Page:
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Degrees Explained: Zoology

zoology
No zoologist is as recognisable as the beloved British naturalist David Attenborough. Source: Chris J Ratcliffe/AFP

If you love animals, we have good news for you. Zoology is the degree you should be pursuing because it’s focused on the members of the animal kingdom and life in general. It’s a branch of biology that inquires into individual animals and their constituent parts (down to the molecular level) as well as into animal populations, entire faunas, and the relationships of animals to each other, to plants, and to the nonliving environment. 

Tracing the roots of zoology leads us to Charles Darwin. The famous zoologist is known as the father of biology. His scientific theory of evolution by natural selection — outlined in his seminal work “On the Origin of Species,” published in 1859 — had three main components: variation occurred randomly among members of a species; children can inherit traits from parents; and individuals with the most favourable traits will survive. This shocked religious Victorian society then, but is now the foundation of modern evolutionary studies. 

Another famous zoologist would be Jane Morris Goodall, famous for “talking” and her expertise with chimpanzees. The fierce environmental advocate also established an institute to conserve efforts and advance studies of chimpanzees. 

Today, no zoologist is as recognisable as the beloved British naturalist David Attenborough. This English naturalist is known for his famous collaboration with BBC, where he provided his “breathy, awe-struck commentary” to accompany stunning close-ups of nature that has captivated viewers since the 1950s.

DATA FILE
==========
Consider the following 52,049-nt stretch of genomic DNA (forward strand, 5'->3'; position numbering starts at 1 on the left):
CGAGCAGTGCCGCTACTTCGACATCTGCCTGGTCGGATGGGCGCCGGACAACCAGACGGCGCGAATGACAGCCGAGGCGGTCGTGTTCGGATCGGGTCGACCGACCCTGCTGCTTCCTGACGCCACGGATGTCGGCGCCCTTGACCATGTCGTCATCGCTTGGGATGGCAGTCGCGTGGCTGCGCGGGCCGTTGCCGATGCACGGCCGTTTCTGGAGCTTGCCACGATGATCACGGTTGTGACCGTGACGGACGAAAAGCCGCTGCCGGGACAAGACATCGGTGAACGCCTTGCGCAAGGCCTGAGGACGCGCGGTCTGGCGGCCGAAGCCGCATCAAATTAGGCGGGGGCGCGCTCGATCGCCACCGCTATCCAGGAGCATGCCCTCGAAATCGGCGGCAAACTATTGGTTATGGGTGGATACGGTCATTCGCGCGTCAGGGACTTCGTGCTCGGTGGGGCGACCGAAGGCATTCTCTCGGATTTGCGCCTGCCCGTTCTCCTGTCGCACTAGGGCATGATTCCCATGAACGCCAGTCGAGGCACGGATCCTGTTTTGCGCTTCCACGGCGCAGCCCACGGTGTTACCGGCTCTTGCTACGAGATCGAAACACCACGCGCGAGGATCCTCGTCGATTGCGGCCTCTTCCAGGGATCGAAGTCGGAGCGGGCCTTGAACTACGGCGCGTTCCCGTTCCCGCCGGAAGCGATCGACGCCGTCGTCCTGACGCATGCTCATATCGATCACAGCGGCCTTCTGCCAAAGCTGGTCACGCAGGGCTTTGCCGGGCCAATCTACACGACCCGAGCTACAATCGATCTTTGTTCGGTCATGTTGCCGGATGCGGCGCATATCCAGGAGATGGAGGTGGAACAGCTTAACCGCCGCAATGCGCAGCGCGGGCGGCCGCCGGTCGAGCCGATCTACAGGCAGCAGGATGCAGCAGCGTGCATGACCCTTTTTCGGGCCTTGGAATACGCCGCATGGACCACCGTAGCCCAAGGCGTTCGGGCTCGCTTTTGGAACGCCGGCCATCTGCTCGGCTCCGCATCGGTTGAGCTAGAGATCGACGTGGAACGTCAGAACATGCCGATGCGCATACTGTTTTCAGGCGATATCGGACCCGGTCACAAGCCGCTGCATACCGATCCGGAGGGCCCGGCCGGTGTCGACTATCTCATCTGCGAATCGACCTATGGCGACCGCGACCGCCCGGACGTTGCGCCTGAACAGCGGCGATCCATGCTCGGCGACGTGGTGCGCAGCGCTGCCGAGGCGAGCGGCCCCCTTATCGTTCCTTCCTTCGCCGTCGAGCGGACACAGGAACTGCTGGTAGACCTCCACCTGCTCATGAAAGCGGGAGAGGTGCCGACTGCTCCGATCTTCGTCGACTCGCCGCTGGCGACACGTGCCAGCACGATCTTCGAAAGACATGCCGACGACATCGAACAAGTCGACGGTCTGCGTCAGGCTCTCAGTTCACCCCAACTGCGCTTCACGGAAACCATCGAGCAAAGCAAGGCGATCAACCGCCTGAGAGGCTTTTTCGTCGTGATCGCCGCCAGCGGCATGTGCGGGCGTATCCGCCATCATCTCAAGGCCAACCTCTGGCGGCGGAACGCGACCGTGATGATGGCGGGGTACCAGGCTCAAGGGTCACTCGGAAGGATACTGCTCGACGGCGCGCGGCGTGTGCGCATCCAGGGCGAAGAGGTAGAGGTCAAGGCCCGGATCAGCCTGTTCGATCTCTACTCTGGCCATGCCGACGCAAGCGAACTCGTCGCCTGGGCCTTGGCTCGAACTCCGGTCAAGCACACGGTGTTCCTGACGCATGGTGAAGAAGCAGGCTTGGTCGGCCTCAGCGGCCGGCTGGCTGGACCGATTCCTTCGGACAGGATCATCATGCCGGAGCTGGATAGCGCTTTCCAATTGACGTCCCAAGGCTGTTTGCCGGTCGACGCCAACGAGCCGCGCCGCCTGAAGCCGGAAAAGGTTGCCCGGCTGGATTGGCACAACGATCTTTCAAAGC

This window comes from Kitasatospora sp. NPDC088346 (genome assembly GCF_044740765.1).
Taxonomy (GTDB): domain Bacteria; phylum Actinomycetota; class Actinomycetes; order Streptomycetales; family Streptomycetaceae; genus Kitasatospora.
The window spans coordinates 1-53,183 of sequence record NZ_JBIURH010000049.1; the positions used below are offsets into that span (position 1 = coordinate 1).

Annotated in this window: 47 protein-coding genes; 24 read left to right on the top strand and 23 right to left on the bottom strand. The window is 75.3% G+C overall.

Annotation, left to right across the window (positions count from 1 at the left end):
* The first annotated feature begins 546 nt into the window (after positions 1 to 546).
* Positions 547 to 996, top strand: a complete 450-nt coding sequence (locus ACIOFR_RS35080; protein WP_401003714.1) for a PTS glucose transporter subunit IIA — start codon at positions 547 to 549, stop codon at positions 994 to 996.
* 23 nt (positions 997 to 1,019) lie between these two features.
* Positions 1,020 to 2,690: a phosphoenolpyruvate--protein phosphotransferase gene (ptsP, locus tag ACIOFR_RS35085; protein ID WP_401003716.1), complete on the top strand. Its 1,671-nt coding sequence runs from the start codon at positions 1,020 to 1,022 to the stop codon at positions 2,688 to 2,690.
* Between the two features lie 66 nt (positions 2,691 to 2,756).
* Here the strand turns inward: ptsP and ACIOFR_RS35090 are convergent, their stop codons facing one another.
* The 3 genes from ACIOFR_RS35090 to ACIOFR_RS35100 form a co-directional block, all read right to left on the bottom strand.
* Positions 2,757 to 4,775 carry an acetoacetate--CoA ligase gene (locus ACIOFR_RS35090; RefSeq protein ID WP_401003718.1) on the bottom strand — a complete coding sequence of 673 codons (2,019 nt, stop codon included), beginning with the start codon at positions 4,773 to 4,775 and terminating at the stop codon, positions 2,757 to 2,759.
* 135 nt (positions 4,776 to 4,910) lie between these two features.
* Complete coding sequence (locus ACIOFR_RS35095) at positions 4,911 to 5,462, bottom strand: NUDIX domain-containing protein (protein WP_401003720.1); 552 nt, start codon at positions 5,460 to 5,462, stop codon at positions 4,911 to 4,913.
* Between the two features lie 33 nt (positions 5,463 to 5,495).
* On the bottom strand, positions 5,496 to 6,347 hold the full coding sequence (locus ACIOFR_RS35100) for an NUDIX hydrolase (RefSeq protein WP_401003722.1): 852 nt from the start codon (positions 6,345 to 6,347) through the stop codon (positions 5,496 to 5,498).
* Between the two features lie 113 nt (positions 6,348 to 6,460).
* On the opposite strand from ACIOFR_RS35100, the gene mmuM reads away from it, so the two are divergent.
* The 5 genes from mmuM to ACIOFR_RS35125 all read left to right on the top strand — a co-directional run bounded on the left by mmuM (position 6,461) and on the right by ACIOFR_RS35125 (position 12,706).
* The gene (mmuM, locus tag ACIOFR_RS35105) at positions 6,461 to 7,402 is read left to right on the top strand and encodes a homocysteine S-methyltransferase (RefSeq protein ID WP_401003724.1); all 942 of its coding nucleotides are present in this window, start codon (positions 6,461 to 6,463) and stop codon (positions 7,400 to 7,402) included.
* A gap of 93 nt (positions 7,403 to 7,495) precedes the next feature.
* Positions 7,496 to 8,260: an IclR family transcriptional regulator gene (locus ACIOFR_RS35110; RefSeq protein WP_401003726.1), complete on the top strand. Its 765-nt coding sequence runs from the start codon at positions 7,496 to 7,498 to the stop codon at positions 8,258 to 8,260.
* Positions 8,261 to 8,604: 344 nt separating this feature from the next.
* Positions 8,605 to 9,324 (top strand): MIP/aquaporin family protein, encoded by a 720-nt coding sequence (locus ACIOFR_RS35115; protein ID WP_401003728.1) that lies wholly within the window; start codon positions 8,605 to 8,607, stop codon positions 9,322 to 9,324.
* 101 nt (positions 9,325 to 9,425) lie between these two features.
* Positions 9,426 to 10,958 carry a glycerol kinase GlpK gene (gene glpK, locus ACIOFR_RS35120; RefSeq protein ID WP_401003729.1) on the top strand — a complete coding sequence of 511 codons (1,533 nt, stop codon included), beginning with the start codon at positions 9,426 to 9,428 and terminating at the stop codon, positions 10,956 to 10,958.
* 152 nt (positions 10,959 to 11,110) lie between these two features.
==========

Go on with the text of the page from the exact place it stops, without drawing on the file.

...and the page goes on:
If you consider yourself a wildlife advocate and animal lover, a degree in zoology would be the best field of study to get into. Below we take a look at what encompasses a degree in this field and what you can do with it:

What you need beforehand

Biology is the utmost important requirement to study zoology unis will usually need this as one of your subjects including math and another science. A Levels grades needed typically range from CCD to AAB but most unis always ask for BBB. You’ll also need to have passed at least five GCSEs with a minimum grade of C or 4. 

Most zoology programmes require you to have studied higher level biology under the International Baccalaureate or equivalent. If English is not your first language, you’ll also have to prove your proficiency in it with your GCSE/IGCSE, IELTS or a legitimate and acceptable qualification. 

When writing your personal statement, you need to communicate your passion for this subject and how you can contribute to uni life (being part of student societies here helps!). 

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When studying zoology, topics you’ll cover are general biology (including microbiology), chemistry, ecology and environmental science. Source: Johan Ordonez/AFP

What you’ll study

Most unis that offer this degree have state-of-the-art laboratories and have you go on field trips to refine your research skills. Topics you’ll cover are: general biology (including microbiology), chemistry, ecology and environmental science. As you further your studies (as with most science courses), you will find a specialty that suits you.

Career possibilities

Ecologists, as you most probably know, are scientists that assess the diversity of organisms within ecosystems. Their average yearly salary is US$77,001. A nature conservation officer educates the public about wildlife. If you’re keen on advocating for animals, you could make US$57,710 a year. 

Another cool job with a salary of US$74,066 is an animal nutritionist. You’d be responsible for balancing rations to ensure all the dietary needs of animals under your supervision are met. If you’re into assuming responsibilities for maintaining the health and habitat of animals, you could be a zookeeper. This role at entry-level could earn you US$38,571 a year.